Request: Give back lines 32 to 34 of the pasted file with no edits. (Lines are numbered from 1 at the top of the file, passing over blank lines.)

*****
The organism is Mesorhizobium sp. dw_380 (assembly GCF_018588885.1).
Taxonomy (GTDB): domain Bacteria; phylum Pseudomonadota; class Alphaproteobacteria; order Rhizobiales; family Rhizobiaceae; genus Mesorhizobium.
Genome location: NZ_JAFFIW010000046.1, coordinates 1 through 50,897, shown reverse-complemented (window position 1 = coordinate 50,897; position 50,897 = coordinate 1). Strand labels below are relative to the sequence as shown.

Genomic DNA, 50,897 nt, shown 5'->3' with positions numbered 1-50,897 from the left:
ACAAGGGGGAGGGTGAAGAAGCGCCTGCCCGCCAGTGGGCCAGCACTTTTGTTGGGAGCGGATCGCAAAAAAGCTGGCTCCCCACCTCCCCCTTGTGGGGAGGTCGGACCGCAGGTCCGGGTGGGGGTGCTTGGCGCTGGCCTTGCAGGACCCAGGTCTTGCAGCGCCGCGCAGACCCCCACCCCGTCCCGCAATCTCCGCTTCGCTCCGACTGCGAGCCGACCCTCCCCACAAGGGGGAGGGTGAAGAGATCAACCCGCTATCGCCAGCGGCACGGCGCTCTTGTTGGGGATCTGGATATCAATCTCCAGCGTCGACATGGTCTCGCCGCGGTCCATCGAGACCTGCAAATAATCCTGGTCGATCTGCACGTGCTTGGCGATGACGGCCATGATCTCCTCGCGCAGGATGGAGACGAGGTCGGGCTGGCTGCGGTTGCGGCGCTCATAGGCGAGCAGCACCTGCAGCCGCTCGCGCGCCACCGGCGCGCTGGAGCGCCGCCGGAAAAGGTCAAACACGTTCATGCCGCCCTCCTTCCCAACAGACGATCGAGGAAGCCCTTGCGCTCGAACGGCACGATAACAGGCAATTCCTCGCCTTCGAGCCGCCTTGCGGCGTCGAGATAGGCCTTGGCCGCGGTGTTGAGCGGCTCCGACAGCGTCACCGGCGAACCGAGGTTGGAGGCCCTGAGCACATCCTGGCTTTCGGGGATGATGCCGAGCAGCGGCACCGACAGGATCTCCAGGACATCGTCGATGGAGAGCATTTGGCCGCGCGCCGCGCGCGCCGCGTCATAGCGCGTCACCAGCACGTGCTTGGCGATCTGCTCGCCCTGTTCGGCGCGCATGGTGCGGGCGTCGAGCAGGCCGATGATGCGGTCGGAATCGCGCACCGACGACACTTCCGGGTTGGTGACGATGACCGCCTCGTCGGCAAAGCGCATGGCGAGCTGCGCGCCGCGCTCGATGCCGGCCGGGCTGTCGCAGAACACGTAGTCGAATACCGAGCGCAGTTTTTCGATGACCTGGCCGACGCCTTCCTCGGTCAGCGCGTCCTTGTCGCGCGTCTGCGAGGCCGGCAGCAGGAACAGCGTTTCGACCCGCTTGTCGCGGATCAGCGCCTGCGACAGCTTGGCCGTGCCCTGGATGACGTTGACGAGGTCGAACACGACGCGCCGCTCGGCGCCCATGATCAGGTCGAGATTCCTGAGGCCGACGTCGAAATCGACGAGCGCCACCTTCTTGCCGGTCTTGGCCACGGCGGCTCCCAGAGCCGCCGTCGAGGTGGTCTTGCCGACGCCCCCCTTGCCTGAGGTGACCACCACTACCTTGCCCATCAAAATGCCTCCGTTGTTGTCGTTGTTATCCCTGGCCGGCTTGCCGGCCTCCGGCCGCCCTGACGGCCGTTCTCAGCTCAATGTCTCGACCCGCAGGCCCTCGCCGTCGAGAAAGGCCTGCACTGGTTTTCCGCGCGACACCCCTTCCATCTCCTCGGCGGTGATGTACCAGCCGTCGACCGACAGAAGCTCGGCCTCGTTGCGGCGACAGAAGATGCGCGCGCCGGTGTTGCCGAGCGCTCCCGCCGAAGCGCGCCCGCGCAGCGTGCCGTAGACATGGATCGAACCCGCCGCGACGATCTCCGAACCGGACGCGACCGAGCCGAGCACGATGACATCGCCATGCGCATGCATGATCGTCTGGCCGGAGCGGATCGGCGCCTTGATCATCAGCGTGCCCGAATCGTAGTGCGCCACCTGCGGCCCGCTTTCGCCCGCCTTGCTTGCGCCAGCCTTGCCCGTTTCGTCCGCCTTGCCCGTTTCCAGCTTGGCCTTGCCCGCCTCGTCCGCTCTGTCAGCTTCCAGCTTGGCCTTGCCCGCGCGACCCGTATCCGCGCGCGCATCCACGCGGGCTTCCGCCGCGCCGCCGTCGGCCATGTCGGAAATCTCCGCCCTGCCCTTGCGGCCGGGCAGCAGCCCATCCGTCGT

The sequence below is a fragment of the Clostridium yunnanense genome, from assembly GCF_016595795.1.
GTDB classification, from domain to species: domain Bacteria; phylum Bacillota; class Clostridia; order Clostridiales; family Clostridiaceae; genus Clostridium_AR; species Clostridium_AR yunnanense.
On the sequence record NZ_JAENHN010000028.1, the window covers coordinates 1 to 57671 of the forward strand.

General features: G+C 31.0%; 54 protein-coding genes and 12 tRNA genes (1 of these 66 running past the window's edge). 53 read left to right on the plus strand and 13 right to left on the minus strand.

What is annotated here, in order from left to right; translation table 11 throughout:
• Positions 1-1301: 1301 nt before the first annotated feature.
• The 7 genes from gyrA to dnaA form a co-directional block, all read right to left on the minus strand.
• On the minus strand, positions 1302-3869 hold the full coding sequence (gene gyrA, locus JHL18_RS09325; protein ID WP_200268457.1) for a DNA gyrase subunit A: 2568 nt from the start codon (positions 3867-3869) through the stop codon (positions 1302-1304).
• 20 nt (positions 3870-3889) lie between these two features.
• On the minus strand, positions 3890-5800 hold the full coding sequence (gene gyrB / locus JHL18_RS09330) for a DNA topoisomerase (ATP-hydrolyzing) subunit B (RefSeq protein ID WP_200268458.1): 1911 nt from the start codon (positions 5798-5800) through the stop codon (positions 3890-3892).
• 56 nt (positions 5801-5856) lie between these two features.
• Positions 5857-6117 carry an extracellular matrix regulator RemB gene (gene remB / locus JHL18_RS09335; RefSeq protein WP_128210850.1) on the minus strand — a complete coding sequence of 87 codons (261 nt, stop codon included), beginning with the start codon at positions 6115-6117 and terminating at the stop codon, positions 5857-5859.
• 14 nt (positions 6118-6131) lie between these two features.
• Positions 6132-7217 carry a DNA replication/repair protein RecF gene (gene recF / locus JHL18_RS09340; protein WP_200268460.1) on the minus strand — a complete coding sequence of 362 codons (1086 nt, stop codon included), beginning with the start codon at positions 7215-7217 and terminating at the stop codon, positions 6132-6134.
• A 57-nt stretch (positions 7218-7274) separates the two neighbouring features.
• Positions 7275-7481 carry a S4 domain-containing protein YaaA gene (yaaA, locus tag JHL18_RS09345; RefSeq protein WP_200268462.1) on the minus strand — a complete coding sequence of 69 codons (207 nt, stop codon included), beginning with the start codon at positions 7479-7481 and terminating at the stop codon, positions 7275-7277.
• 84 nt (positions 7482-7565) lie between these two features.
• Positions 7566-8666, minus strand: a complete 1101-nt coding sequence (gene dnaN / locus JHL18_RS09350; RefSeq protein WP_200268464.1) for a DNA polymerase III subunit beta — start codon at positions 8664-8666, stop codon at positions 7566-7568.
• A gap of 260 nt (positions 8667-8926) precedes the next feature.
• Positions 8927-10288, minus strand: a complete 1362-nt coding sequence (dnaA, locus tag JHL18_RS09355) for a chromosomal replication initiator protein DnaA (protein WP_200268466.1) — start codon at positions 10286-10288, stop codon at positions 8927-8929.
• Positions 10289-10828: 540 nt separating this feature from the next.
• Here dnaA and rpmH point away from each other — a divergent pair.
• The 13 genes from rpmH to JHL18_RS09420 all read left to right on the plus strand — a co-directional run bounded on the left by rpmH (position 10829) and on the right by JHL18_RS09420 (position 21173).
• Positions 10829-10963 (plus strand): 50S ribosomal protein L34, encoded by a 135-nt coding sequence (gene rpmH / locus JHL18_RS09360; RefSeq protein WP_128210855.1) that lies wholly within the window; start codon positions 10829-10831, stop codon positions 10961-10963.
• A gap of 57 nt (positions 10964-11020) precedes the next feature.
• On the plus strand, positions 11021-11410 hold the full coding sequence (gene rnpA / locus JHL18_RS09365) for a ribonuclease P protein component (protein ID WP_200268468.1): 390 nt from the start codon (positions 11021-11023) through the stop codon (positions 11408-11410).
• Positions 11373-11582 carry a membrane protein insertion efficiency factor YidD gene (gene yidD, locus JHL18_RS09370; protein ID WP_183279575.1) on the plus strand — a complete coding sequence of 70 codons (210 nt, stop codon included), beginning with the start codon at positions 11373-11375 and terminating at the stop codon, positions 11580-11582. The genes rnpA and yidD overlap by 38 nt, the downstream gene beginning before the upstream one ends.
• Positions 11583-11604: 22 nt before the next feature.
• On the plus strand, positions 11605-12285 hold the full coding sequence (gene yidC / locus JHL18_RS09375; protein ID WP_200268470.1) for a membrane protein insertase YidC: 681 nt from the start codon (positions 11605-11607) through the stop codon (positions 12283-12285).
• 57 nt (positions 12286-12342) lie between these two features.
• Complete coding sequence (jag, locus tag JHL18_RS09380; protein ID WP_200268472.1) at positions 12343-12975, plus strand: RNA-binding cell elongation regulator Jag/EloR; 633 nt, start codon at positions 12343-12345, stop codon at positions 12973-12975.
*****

• Positions 11373-11582 carry a membrane protein insertion efficiency factor YidD gene (gene yidD, locus JHL18_RS09370; protein ID WP_183279575.1) on the plus strand — a complete coding sequence of 70 codons (210 nt, stop codon included), beginning with the start codon at positions 11373-11375 and terminating at the stop codon, positions 11580-11582. The genes rnpA and yidD overlap by 38 nt, the downstream gene beginning before the upstream one ends.
• Positions 11583-11604: 22 nt before the next feature.
• On the plus strand, positions 11605-12285 hold the full coding sequence (gene yidC / locus JHL18_RS09375; protein ID WP_200268470.1) for a membrane protein insertase YidC: 681 nt from the start codon (positions 11605-11607) through the stop codon (positions 12283-12285).